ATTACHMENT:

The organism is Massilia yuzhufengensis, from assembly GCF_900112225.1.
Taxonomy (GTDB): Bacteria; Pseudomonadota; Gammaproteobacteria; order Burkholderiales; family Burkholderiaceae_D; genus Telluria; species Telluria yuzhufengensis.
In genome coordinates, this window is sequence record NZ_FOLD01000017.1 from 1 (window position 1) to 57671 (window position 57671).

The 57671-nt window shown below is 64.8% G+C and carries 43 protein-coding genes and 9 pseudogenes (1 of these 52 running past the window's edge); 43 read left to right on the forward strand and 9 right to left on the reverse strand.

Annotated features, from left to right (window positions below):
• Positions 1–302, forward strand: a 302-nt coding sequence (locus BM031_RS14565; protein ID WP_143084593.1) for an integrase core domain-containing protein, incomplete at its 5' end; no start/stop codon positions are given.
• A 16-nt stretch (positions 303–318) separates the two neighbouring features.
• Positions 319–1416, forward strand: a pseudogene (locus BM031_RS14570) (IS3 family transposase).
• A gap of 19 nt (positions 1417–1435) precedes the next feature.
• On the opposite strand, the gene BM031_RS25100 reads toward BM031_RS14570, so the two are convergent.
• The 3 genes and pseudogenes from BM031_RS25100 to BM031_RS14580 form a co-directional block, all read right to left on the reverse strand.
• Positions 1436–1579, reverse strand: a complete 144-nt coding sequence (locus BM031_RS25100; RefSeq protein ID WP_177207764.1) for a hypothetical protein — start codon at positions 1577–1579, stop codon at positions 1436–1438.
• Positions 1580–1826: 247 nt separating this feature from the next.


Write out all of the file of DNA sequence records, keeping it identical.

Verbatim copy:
The organism is Massilia yuzhufengensis, from assembly GCF_900112225.1.
Taxonomy (GTDB): Bacteria; Pseudomonadota; Gammaproteobacteria; order Burkholderiales; family Burkholderiaceae_D; genus Telluria; species Telluria yuzhufengensis.
In genome coordinates, this window is sequence record NZ_FOLD01000017.1 from 1 (window position 1) to 57671 (window position 57671).

The 57671-nt window shown below is 64.8% G+C and carries 43 protein-coding genes and 9 pseudogenes (1 of these 52 running past the window's edge); 43 read left to right on the forward strand and 9 right to left on the reverse strand.

Annotated features, from left to right (window positions below):
• Positions 1–302, forward strand: a 302-nt coding sequence (locus BM031_RS14565; protein ID WP_143084593.1) for an integrase core domain-containing protein, incomplete at its 5' end; no start/stop codon positions are given.
• A 16-nt stretch (positions 303–318) separates the two neighbouring features.
• Positions 319–1416, forward strand: a pseudogene (locus BM031_RS14570) (IS3 family transposase).
• A gap of 19 nt (positions 1417–1435) precedes the next feature.
• On the opposite strand, the gene BM031_RS25100 reads toward BM031_RS14570, so the two are convergent.
• The 3 genes and pseudogenes from BM031_RS25100 to BM031_RS14580 form a co-directional block, all read right to left on the reverse strand.
• Positions 1436–1579, reverse strand: a complete 144-nt coding sequence (locus BM031_RS25100; RefSeq protein ID WP_177207764.1) for a hypothetical protein — start codon at positions 1577–1579, stop codon at positions 1436–1438.
• Positions 1580–1826: 247 nt separating this feature from the next.